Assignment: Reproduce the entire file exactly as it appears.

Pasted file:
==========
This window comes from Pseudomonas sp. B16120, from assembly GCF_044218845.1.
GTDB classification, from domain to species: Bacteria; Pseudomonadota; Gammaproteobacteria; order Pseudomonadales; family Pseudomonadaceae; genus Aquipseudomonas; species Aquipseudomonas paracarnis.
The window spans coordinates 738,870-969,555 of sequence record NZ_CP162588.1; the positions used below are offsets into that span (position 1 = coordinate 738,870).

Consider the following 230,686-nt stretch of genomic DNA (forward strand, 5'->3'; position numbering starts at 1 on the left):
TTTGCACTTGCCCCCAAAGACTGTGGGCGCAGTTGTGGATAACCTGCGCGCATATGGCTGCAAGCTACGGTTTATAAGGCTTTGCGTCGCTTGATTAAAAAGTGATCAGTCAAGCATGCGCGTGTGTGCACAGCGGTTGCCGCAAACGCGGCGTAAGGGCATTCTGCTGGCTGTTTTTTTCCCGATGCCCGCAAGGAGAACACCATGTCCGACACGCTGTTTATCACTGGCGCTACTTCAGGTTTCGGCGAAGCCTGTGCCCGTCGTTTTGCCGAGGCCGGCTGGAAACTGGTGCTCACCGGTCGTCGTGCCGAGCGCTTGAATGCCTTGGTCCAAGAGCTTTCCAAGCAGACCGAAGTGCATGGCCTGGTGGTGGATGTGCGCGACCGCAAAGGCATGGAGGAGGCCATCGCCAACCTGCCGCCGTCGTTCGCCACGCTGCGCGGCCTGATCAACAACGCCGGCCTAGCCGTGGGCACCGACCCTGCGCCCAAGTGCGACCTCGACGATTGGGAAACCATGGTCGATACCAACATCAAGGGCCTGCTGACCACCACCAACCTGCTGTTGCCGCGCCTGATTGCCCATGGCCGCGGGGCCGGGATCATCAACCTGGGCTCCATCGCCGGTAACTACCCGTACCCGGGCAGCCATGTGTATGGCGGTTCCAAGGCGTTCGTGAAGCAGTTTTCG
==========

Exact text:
This window comes from Pseudomonas sp. B16120, from assembly GCF_044218845.1.
GTDB classification, from domain to species: Bacteria; Pseudomonadota; Gammaproteobacteria; order Pseudomonadales; family Pseudomonadaceae; genus Aquipseudomonas; species Aquipseudomonas paracarnis.
The window spans coordinates 738,870-969,555 of sequence record NZ_CP162588.1; the positions used below are offsets into that span (position 1 = coordinate 738,870).

Consider the following 230,686-nt stretch of genomic DNA (forward strand, 5'->3'; position numbering starts at 1 on the left):
TTTGCACTTGCCCCCAAAGACTGTGGGCGCAGTTGTGGATAACCTGCGCGCATATGGCTGCAAGCTACGGTTTATAAGGCTTTGCGTCGCTTGATTAAAAAGTGATCAGTCAAGCATGCGCGTGTGTGCACAGCGGTTGCCGCAAACGCGGCGTAAGGGCATTCTGCTGGCTGTTTTTTTCCCGATGCCCGCAAGGAGAACACCATGTCCGACACGCTGTTTATCACTGGCGCTACTTCAGGTTTCGGCGAAGCCTGTGCCCGTCGTTTTGCCGAGGCCGGCTGGAAACTGGTGCTCACCGGTCGTCGTGCCGAGCGCTTGAATGCCTTGGTCCAAGAGCTTTCCAAGCAGACCGAAGTGCATGGCCTGGTGGTGGATGTGCGCGACCGCAAAGGCATGGAGGAGGCCATCGCCAACCTGCCGCCGTCGTTCGCCACGCTGCGCGGCCTGATCAACAACGCCGGCCTAGCCGTGGGCACCGACCCTGCGCCCAAGTGCGACCTCGACGATTGGGAAACCATGGTCGATACCAACATCAAGGGCCTGCTGACCACCACCAACCTGCTGTTGCCGCGCCTGATTGCCCATGGCCGCGGGGCCGGGATCATCAACCTGGGCTCCATCGCCGGTAACTACCCGTACCCGGGCAGCCATGTGTATGGCGGTTCCAAGGCGTTCGTGAAGCAGTTTTCG